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Summer rain brings relief to scorched state

The thundershowers that have been  lashing the state for the past two days have come as huge relief to the people reeling under scorching heat and sultry weather conditions in the wake of an early ‘summer’ spell.

Published: 07th March 2017 02:32 AM  |   Last Updated: 07th March 2017 03:52 AM   |  A+A-

By Express News Service

KOCHI: The thundershowers that have been  lashing the state for the past two days have come as huge relief to the people reeling under scorching heat and sultry weather conditions in the wake of an early ‘summer’ spell.


Most of the districts in the state received moderate rainfall, offering solace to many who were expecting a near-water starvation situation by mid-March.


“Varkala in Thiruvananthapuram received the highest rainfall of 13 cm, followed by Kollam and Palakkad with 7 cm each. Karipur, Thrithala, Vadakkancherry, Aluva, Chalakkudi, Enamackel, Piravom, Thodupazha and Perinthalmanna also received reasonable rainfall,” according to the data provided by Meteorological Centre, Thiruvananthapuram.

Caught unawares, students try to save themselves from
the rain by sharing umbrellas | Albin Mathew


However, experts said though the rain has provided the much-needed respite from the scorching heat, it would not last long. “In 2016, there was a sharp decrease of rainfall (34 per cent) in the state during the south-west monsoon.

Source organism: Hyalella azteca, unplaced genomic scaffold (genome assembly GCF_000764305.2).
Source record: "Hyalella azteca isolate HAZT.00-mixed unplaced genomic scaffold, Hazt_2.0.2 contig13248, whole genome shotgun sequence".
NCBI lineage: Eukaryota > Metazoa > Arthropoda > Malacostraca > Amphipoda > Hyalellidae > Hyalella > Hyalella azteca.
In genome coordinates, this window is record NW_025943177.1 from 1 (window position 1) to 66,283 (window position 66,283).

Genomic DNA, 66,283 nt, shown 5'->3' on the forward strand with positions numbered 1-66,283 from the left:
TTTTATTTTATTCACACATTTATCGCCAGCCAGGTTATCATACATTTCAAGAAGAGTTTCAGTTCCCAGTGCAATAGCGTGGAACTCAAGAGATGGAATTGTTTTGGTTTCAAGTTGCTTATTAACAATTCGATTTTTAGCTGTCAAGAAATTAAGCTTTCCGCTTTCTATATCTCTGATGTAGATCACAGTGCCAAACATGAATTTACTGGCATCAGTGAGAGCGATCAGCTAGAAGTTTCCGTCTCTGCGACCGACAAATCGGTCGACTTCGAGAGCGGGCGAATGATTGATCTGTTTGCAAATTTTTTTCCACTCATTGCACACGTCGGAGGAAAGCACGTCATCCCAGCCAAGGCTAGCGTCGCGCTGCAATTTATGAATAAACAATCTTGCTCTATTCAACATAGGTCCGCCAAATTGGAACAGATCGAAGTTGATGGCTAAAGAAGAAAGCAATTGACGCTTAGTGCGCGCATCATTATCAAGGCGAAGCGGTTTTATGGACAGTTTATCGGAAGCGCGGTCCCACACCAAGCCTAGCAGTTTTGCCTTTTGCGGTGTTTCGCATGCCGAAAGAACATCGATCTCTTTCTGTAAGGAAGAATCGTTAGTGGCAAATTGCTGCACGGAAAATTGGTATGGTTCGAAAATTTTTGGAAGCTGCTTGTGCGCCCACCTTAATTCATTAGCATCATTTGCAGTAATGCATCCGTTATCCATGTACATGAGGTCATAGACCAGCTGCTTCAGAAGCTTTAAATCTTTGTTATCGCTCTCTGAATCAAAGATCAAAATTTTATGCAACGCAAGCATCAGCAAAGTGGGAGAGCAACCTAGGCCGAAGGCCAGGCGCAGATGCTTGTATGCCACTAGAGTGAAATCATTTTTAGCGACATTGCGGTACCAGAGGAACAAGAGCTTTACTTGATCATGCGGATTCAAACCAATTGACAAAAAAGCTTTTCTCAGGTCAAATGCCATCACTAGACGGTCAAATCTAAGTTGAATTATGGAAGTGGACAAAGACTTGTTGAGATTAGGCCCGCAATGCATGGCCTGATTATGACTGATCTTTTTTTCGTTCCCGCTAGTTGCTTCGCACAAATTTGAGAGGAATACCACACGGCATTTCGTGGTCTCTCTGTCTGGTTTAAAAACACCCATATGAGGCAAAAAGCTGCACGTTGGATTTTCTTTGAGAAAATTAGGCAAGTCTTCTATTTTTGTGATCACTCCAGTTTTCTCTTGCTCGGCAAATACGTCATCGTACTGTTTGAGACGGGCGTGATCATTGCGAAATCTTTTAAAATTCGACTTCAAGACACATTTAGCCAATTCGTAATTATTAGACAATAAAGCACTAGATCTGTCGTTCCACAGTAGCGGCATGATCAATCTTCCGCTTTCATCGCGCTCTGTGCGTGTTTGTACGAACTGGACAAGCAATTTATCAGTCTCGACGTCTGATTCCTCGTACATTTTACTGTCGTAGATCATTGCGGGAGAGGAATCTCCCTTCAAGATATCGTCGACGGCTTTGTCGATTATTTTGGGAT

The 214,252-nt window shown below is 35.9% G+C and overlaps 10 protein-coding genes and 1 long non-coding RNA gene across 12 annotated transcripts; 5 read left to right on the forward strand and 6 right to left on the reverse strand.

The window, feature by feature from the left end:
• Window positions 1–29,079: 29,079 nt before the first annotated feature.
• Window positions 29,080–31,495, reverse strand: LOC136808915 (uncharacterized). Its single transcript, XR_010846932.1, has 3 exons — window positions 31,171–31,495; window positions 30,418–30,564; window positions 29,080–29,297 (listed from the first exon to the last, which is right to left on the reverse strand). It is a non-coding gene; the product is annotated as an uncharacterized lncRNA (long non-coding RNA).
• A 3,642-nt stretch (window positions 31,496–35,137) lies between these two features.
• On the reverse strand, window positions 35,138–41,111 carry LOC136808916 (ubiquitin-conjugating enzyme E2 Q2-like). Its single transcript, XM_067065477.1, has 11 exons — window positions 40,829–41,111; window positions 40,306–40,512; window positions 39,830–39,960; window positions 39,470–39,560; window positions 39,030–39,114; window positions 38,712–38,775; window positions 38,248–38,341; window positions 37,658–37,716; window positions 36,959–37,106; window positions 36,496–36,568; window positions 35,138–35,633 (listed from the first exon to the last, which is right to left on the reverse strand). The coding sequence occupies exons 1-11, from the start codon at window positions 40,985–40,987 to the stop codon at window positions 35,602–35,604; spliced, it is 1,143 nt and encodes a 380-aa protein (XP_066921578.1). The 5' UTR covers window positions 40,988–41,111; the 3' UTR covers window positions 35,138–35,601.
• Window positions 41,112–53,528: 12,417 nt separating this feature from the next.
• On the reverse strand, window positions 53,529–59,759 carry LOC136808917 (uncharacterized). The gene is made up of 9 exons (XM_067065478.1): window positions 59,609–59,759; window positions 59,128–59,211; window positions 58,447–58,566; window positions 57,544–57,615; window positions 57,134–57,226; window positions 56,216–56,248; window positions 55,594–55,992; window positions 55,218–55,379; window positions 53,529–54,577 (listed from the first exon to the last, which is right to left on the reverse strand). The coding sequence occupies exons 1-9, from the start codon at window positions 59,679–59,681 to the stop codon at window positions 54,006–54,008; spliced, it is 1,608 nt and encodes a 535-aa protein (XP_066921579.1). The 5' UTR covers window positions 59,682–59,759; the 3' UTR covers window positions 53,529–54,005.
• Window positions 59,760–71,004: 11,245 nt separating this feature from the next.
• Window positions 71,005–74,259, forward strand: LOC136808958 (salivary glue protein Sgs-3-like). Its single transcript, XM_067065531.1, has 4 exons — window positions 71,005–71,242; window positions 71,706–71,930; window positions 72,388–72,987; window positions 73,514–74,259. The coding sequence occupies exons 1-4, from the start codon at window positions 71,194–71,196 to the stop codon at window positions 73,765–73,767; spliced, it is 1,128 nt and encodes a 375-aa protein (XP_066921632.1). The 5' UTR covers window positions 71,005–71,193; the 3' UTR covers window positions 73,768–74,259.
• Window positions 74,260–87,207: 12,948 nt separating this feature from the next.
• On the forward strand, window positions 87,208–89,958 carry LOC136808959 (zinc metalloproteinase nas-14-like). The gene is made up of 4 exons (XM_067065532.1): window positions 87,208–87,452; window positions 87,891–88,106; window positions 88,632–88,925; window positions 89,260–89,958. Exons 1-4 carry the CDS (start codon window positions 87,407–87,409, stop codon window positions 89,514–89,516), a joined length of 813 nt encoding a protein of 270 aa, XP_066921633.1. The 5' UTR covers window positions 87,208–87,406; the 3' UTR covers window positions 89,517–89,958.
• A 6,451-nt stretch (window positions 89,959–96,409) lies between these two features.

The north-west monsoon too failed, resulting in Kerala facing an extreme drought threat. The atmospheric temperature had also increased during the last two-three weeks. This has resulted in low pressure formation in Arabian sea, which led to the rain that we received during the past two days,” said C K Rajan, climate expert.


“As the low pressure is moving towards north, other areas are also likely to get heavy rain in the coming days. This downpour does not have the characteristics of summer showers, which are usually restricted to smaller areas and accompanied by heavy thunder,” he said.


Meanwhile, agriculture experts said the rain would be beneficial to farmers cultivating vegetables. “Rubber farmers, who have given a break for tapping, will be able to restart it a bit earlier as the rain will help new leaves grow faster. However, with the climate turning unpredictable in the state in the past few years, it is yet to ascertain the advantages of the advanced rain,” they said.


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